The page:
I went to California for the first time over the mid-winter break. I was out there on a family trip so I didn’t have many opportunities to ride, but while there I made a point of trying to understand California biking culture. When you can ride year round biking becomes much less of a niche means of transport.
Here are some snap shots and thoughts from the trip:
LANE SPLITTING or FILTERING
This is something that is a real no-no up here in the safety North. Talking to a cabbie about it, he said you need to be really careful about changing lanes. If you hit a filtering biker while changing lanes in a cage you’re likely to take the blame.
Riders in California expect cars to not crowd the gaps between lanes and will make them aware of it if they do. I saw a guy on a sports bike revving the snot out of it to move an SUV out of his way while he was filtering.
At first lane splitting looked like a dangerous thing to do, but if it makes cage drivers more aware of bikers and offers a real advantage to getting through the attrocious L.A. traffic for riders, then I’m coming around.
LOS ANGELES IS BROKEN
From the moment we landed at the most disorganized airport I’ve ever been to (LAX) and the subsequent traffic chaos all around L.A., I’ve come to the conclusion that the place is broken.
|Rides at Disney world appear to mimic the hell that is driving
in LA with remarkable accuracy – do people do this for fun?
The roads in the rest of California were lovely, but around L.A. they make Ontario’s frost heaved slabs look smooth. With virtually no public transit infrastructure and a fanatical car culture, L.A. is the kind of place you can expect to spend half of your life sitting in traffic.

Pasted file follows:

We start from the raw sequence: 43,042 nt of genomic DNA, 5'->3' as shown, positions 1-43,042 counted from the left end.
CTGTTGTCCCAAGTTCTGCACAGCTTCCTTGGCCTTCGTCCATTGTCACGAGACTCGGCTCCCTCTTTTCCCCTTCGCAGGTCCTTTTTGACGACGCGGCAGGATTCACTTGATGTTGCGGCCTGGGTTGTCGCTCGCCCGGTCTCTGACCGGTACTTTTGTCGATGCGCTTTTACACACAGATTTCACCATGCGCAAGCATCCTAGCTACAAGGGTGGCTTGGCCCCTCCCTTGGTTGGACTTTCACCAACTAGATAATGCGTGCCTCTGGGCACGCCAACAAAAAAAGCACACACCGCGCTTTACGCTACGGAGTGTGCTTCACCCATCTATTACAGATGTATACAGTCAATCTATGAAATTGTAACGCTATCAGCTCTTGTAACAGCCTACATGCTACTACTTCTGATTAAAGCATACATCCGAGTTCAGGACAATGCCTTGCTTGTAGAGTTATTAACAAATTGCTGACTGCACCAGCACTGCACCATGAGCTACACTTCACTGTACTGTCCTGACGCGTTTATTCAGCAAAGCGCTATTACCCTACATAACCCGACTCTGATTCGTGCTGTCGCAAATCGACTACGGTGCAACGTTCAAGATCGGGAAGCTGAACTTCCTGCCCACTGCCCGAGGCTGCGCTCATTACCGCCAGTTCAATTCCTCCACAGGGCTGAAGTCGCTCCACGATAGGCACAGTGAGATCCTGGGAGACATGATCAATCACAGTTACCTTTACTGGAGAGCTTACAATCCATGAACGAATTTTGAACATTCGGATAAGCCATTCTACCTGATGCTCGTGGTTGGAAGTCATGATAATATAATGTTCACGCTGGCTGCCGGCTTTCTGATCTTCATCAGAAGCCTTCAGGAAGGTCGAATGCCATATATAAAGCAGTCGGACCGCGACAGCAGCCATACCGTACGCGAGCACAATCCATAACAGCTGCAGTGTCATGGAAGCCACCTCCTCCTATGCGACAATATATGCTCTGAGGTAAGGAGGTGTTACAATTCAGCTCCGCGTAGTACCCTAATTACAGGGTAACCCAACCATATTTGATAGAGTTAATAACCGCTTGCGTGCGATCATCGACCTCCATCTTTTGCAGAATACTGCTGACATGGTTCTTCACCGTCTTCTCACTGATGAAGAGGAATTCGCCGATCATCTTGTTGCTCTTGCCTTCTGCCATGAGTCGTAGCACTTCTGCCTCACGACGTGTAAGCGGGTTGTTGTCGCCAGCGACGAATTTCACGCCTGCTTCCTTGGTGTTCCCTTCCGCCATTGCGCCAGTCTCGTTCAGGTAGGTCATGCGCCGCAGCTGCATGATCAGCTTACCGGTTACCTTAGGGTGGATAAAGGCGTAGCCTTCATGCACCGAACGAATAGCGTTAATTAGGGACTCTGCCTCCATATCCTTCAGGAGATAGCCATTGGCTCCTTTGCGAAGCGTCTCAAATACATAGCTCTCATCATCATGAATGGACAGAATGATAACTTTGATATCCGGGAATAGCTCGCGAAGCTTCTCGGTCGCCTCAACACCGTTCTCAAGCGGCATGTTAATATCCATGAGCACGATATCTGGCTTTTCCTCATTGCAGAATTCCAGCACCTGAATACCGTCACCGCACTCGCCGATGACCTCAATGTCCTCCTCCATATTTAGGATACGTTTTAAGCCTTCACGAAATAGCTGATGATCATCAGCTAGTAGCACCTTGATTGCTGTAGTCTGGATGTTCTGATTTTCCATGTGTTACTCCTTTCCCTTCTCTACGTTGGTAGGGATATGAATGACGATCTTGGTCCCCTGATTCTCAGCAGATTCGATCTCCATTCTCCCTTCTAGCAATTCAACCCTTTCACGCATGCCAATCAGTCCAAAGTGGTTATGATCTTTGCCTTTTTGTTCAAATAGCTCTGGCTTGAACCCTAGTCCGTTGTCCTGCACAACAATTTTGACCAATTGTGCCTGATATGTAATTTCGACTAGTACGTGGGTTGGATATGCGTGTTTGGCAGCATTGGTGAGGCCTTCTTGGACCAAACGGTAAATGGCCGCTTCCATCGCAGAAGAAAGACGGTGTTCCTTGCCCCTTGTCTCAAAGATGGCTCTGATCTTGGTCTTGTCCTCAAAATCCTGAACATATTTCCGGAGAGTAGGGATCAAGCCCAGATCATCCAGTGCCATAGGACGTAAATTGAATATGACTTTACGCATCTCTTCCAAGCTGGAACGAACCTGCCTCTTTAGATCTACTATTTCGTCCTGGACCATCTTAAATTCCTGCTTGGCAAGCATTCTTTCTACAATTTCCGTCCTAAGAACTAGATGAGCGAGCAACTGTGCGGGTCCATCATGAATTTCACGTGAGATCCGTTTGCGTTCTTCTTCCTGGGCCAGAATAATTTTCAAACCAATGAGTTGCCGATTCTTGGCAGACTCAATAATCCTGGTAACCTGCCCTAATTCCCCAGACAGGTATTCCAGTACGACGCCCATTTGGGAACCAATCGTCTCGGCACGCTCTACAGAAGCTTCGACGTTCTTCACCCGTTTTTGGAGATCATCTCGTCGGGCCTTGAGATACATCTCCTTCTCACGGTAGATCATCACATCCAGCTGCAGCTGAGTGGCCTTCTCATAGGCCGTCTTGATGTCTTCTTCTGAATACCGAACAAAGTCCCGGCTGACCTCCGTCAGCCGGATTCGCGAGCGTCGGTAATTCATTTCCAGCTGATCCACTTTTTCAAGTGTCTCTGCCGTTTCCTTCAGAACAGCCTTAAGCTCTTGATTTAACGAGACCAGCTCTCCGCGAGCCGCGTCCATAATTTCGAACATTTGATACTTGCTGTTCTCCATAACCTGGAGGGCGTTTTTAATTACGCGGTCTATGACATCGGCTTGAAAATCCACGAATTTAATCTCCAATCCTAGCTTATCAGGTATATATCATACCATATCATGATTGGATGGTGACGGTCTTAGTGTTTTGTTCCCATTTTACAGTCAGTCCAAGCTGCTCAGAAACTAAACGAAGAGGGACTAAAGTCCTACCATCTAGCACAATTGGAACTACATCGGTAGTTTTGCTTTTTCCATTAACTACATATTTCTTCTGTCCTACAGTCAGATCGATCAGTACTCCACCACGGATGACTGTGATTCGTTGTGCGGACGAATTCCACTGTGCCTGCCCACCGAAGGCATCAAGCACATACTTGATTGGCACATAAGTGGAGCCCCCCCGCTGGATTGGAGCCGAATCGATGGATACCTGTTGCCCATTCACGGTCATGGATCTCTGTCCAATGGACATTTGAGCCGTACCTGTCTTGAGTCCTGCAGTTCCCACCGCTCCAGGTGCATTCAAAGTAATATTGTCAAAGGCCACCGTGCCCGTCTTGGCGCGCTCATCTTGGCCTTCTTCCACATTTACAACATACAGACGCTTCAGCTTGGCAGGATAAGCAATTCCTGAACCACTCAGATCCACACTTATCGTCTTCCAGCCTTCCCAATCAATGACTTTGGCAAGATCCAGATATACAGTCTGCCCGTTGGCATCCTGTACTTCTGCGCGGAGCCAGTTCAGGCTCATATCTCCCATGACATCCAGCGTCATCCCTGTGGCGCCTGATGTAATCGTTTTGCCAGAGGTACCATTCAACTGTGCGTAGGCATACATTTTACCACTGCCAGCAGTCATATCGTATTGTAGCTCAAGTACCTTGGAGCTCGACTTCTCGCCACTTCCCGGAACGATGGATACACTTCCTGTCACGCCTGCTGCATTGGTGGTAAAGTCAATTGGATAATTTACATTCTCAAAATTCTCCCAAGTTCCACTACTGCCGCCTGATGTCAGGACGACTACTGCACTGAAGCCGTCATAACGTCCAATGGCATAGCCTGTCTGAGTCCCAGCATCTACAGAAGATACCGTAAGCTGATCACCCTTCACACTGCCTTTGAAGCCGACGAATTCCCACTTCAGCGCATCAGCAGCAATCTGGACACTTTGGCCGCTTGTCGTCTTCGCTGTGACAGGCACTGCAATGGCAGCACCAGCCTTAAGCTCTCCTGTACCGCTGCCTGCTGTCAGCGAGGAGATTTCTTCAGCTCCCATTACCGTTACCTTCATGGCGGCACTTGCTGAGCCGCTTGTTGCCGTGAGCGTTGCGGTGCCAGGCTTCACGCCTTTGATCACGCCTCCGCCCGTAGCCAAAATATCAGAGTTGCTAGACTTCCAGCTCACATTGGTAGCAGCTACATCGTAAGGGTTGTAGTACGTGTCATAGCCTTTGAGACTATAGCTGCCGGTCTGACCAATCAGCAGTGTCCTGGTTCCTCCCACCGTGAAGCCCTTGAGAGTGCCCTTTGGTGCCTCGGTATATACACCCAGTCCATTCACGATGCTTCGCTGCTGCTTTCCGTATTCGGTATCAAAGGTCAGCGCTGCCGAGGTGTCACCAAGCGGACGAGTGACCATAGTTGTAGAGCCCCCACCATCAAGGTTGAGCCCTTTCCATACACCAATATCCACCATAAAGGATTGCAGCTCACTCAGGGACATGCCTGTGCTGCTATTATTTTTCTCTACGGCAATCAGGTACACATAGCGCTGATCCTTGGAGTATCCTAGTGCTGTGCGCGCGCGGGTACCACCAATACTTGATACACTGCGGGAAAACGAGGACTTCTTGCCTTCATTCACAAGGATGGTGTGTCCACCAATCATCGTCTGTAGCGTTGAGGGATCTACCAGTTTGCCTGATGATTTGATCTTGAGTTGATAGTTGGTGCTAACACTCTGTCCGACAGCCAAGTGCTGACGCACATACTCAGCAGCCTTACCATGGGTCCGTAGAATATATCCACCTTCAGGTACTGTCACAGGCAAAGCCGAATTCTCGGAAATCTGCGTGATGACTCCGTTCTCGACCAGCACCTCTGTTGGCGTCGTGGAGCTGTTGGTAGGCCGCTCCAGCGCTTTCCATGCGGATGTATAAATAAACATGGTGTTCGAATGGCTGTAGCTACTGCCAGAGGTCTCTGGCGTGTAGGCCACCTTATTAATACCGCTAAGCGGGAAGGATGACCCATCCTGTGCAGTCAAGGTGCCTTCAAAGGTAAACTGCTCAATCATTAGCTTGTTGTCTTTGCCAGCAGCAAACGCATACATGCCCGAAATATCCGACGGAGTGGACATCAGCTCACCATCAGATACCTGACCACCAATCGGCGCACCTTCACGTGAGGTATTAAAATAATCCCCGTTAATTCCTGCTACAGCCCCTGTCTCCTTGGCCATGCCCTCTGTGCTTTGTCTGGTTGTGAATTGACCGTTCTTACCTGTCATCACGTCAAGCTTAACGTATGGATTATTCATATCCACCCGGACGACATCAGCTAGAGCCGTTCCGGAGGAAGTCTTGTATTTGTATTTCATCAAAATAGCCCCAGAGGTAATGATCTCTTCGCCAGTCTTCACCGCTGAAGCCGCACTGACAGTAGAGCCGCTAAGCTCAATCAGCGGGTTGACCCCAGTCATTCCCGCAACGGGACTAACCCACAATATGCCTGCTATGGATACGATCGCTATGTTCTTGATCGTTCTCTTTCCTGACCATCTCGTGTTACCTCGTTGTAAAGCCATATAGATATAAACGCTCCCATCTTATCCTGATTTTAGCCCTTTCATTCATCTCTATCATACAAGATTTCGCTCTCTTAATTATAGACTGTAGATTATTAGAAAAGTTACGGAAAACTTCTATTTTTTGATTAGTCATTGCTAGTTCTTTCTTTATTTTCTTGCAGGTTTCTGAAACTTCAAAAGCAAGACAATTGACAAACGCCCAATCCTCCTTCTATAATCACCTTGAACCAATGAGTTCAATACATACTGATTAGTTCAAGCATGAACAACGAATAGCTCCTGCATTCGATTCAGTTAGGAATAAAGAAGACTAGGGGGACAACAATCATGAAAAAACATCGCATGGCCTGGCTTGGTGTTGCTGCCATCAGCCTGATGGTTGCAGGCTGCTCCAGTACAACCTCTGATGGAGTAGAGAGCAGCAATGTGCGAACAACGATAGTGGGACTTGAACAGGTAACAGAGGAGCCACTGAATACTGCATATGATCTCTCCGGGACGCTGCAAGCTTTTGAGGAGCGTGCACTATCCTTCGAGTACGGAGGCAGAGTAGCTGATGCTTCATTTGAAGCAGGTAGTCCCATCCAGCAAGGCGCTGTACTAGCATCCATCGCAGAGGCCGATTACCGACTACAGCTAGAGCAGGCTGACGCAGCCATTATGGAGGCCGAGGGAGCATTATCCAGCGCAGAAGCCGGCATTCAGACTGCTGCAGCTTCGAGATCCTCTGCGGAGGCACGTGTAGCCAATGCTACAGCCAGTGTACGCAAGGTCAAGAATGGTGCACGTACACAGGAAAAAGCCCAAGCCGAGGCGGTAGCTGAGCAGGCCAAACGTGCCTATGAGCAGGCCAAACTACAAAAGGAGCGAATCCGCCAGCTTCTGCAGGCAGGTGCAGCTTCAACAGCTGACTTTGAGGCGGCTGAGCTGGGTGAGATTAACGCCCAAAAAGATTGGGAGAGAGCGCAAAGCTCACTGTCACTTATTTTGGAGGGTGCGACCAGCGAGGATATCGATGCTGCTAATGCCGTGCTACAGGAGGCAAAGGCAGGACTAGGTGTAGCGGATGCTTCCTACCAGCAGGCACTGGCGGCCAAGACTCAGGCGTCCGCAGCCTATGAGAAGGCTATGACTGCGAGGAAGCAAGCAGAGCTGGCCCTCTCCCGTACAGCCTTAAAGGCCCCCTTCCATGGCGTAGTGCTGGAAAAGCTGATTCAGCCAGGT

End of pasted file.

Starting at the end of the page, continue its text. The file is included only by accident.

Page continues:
On a coach trip out to Universal Studios I was able to look down into the cars sitting in traffic. At any one time more than 90% of the drivers had a smartphone out on their laps. We saw many accidents in the L.A. area – every single one was an unexplained rear-end collision. I can explain those ‘accidents’.
L.A.’s car culture has become L.A.’s distracted driving culture. I’d rather drive in Tokyo or London than L.A. any day of the week. They say Toronto’s commute is now worse than L.A.’s, but Toronto (GTA ~6 million) is a tiny burg compared to Los Angeles (>18 million). The dozens of highways that bisect L.A. aren’t up to handling the full on assault of those millions of thumb texters behind the wheel.
While sitting in traffic (behind another unexplained rear end collision) we had a group of sports bike riders doing their thing on the access road next to the highway. The group must have been almost one hundred big and were all revving, wheelying and otherwise stunting themselves silly on a sunny new year’s day.
It was fun to watch them while we crawled along interminably in the never ending freeway traffic. The bikes were all very customized with both paint and go-faster bits, and their riders looked like they were having a riot.
You might frown at their antics, but when you consider the alternative is to sit in the cavalcade of metal boxes on the freeway, texting before you run into someone, I’m not sure if they don’t have the right idea.
I thought they were more entertaining than any of the very serious pirates we saw filtering by on their Harleys on the highway.
Is one of those icons of Southern California, so I made a point of making the drive down it. It’s a very long stretch of road that eventually turns into the Mulholland highway and goes all the way to the ocean.